Transparency is Good

Not just in politics, but in life too.

Got my custom acrylic back today from TAP Plastics in Tigard. The holes were a little off but I needed to drill them out bigger anyway to fit my #10 machine screws through both pieces. This was a delicate process but by stepping up through three bit sizes, I got there with no damage.

The result is beautiful at every angle, especially in the sunlight. This will hang either over the steering wheel or over the center of the cockpit, under the custom shelf and storage cabinets I’m building over the windshield. The position depends on whether it blocks any sight lines. And if it blocks too much, I can always flip it over and mount it lower on a dashboard mount.

All I need to do now is select, mark and drill the holes in the sides that will secure the Pioneer AppRadio 4 receiver in place. I’m using #10 thumbscrews to secure the gimbal mount to the 2-1/2 inch screws. But for final installation I might swap those out for capture bolts on 2-inch screws. All the hardware is stainless steel, of course. You wouldn’t want any chance of corrosion marring the acrylic.

Now the two most important parts of the project are pretty much done: The main audio/video receiver with Apple CarPlay, and my four custom Sony speakers in Photon Torpedo Tubes. If only I had a clean van to install them in…

The Front Desk

Well that didn’t take long. TAP Plastics took all of 20 minutes to cut six pieces and router all the edges smooth. The cost was $137. There are two extra pieces I might use as bracket spacers, not shown here:

This plastic is very easy to work with. There’s no sawdust when you drill it and it’s all the same density. I’m putting a lot of trust in 20 stainless steel machine screws but they went in tight and they’re all vertical so there are no shear forces. The 1/2 inch material isn’t really thick enough to countersink the screw heads but that choice was to keep things light and flexible. They do make 5/8″, 3/4″ and 1″ Starboard if I ever need to redo it. But I’ll probably just set a rubber mat or tray organizer on the top. Maybe a cat bed. 😉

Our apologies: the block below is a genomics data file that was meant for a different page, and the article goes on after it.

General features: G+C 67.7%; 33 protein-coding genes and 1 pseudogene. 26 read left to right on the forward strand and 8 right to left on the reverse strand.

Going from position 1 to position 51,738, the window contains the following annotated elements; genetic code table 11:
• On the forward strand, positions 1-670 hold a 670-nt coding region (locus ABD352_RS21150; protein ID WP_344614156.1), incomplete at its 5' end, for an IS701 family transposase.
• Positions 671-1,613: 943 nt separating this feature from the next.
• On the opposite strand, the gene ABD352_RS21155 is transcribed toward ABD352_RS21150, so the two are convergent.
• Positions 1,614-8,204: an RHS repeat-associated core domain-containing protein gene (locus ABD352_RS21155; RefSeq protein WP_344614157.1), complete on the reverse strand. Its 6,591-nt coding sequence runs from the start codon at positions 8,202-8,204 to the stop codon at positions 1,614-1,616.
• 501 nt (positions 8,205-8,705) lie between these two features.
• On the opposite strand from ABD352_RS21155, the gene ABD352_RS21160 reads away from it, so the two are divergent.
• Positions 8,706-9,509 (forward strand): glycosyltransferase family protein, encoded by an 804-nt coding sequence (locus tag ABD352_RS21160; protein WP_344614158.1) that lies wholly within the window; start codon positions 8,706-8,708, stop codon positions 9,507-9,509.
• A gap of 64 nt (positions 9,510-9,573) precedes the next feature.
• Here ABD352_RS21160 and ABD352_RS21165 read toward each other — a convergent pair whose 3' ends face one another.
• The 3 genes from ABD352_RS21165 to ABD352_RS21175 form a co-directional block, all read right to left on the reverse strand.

It fits like a glove on the support brackets and it isn’t too heavy to lift. Of course it’ll all look better once the cockpit is cleaned and restored. But it’s a good start.

Fabrication Begins

Lots going on this week. First, I fabricated my first custom part, which I’m dubbing Photon Torpedo Tube #1.

The wake board “bullet can” housing is made by Rockville out of polished aluminum. The speaker is a Sony 6.5″ Marine 2-Way. The problem is, they didn’t fit. It turns out all 6.5″ speakers are not created equal. Some are considered undersized, like the stylish ones I insist on using.

So, I wound up having that red adapter ring made at TAP Plastics in Tigard. What a godsend they are. They’ll be doing more work for me. 

The ring is 1/4″ thick acrylic, with an outer diameter of 7″ and an inner cutout at a 5″ diameter. The outer edges are polished smooth.

The trick here was to carefully mark and drill two sets of four holes. The first set has to be countersunk so that the machine screw heads don’t protrude into the speaker mount. Once the ring was attached to the can, I repeated the process for the speaker using the screws that came with it.

The hardest part was working delicately with hand tools, with drill bits that tend to wander. I do have a Dremel tool but wound up just using my drill/driver because I did had to punch through the aluminum lip at just the right diameter and depth, with some force. This would have been much easier with a drill press.

The result is fantastic. I basically turned $135 worth of parts into custom piece of retro art. Now I’ll just repeat this process three more times to cover every corner of the Scenario Mobile.

The speaker cans came with fancy round bracket clamps, which I plan to secure on 2″ stainless steel rods.

Next up, I received my “glove box” today. It’s actually a gun safe with a biometric fingerprint reader, made by Verifi.

It seems to work great and after a bunch of research, it was the best fit for the space next to my engine cowl.

I’ll be returning to TAP Plastics tomorrow to cut four pieces of marine King Starboard. This is the same stuff boats and yachts are outfitted with, so you know it’s durable. You can use common woodworking tools on it, but it doesn’t warp or splinter like wood.

Here’s my design for the combination “front desk” and secure storage:

I’ll screw the enclosure together and then bolt the safe into place so it can’t be stolen. The whole assembly will be heavy, but I should be able to unsecure it and lift it off the support brackets to open the engine cowl.

Peeling the Onion

Today I started removing rivets with a sledgehammer and chisel. Hundreds of rivets… Thousands of rivets… Roughly twenty minutes per panel so far.

Some of the aluminum panels are almost twelve feet long. I’m not sure whether there’s enough scrap value to avoid going to the local recycling center. And while the wear and tear is certainly interesting, there are too many non-rivet holes so reuse them as finished cladding even if they were buffed out. But I’ll number them and keep them around for a while.

The wall cavities measure 3-1/8 inches deep, which is plenty of room for better insulation. But it also means the windows will have to be recessed because they max out at a 2-3/4 inch depth.

The main task here is to expose the frame ribs, remove the old insulation and transfer some accurate measurements into my SketchUp 3D model. From there I’ll be able to better plan out all the fixtures, including:

  • electrical system
  • window placement (and wall thickness)
  • vent placement
  • air conditioner placement
  • solar panel placement (at least the pre-wiring)
  • insulation
  • interior lighting

Starting to look like a tiny home, eh?